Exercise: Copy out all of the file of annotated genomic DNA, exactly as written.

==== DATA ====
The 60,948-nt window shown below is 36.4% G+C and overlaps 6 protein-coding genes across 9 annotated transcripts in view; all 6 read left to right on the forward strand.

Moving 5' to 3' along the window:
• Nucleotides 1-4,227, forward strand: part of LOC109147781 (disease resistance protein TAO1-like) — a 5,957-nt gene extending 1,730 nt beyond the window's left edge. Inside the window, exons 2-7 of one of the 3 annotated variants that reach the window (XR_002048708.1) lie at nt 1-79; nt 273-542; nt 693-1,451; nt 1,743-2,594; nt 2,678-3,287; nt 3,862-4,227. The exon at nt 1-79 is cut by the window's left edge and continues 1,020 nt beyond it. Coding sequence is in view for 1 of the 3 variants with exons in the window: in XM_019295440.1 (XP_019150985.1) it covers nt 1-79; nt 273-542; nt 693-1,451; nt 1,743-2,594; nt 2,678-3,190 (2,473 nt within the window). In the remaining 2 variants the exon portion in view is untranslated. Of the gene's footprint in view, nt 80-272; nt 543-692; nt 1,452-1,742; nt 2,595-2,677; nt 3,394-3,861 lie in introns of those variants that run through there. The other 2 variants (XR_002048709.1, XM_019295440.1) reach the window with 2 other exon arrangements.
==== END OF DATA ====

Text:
The 60,948-nt window shown below is 36.4% G+C and overlaps 6 protein-coding genes across 9 annotated transcripts in view; all 6 read left to right on the forward strand.

Moving 5' to 3' along the window:
• Nucleotides 1-4,227, forward strand: part of LOC109147781 (disease resistance protein TAO1-like) — a 5,957-nt gene extending 1,730 nt beyond the window's left edge. Inside the window, exons 2-7 of one of the 3 annotated variants that reach the window (XR_002048708.1) lie at nt 1-79; nt 273-542; nt 693-1,451; nt 1,743-2,594; nt 2,678-3,287; nt 3,862-4,227. The exon at nt 1-79 is cut by the window's left edge and continues 1,020 nt beyond it. Coding sequence is in view for 1 of the 3 variants with exons in the window: in XM_019295440.1 (XP_019150985.1) it covers nt 1-79; nt 273-542; nt 693-1,451; nt 1,743-2,594; nt 2,678-3,190 (2,473 nt within the window). In the remaining 2 variants the exon portion in view is untranslated. Of the gene's footprint in view, nt 80-272; nt 543-692; nt 1,452-1,742; nt 2,595-2,677; nt 3,394-3,861 lie in introns of those variants that run through there. The other 2 variants (XR_002048709.1, XM_019295440.1) reach the window with 2 other exon arrangements.